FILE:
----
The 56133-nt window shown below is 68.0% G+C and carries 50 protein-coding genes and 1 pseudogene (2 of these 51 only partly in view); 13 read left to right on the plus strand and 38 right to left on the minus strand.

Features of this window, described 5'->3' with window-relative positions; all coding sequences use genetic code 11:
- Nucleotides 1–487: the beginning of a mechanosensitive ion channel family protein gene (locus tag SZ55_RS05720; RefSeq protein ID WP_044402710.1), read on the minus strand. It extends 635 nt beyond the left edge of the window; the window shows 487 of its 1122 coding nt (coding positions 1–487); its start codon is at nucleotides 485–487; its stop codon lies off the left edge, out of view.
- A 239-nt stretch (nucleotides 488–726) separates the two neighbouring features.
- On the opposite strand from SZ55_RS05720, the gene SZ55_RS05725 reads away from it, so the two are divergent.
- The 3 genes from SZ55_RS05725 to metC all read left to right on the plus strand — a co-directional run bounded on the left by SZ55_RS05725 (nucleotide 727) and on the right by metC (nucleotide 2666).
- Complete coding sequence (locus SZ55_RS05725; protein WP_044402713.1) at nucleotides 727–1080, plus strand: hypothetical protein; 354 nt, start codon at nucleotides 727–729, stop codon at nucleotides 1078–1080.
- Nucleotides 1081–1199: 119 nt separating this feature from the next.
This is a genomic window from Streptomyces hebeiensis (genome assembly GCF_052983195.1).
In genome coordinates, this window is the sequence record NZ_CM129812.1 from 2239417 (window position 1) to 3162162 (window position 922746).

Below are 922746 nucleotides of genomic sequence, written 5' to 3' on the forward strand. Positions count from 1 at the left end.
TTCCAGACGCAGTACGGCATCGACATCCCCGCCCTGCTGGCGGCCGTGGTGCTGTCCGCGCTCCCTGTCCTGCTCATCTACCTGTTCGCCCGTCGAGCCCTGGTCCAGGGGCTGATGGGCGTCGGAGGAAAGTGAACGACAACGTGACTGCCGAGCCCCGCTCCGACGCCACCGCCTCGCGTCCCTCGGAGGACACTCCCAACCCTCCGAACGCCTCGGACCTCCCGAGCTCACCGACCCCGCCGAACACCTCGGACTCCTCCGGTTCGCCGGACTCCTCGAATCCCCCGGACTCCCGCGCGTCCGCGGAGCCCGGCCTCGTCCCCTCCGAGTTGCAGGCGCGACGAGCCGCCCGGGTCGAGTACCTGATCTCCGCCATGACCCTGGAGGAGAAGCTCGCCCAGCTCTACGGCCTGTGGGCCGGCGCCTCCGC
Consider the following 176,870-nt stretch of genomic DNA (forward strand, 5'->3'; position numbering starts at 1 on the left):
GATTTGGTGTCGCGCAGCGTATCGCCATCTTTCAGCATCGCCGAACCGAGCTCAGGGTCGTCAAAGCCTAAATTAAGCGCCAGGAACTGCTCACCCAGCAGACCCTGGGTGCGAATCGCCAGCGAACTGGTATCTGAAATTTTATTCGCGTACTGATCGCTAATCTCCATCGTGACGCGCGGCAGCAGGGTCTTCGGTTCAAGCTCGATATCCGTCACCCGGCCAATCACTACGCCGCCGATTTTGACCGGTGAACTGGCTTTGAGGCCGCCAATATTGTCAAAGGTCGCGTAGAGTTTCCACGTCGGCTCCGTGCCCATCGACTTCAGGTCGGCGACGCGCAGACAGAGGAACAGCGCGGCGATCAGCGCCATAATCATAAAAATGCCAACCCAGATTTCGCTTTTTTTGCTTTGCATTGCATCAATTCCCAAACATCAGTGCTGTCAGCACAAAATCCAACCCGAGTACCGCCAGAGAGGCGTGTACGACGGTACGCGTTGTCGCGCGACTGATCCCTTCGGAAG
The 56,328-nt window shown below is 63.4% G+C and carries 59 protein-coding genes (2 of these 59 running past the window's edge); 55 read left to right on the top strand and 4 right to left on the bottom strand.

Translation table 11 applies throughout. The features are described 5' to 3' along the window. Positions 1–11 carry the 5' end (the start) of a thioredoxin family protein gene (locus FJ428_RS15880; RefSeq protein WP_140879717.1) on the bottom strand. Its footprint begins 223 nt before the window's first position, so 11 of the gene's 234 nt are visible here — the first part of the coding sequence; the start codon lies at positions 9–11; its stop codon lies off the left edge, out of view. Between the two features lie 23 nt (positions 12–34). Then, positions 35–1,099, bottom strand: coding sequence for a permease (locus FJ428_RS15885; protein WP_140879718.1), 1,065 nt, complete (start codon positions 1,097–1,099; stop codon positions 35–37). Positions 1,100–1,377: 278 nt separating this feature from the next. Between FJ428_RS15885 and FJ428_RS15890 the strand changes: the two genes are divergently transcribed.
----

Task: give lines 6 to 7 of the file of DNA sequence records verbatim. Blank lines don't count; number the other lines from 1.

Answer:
- The 3 genes from SZ55_RS05725 to metC all read left to right on the plus strand — a co-directional run bounded on the left by SZ55_RS05725 (nucleotide 727) and on the right by metC (nucleotide 2666).
- Complete coding sequence (locus SZ55_RS05725; protein WP_044402713.1) at nucleotides 727–1080, plus strand: hypothetical protein; 354 nt, start codon at nucleotides 727–729, stop codon at nucleotides 1078–1080.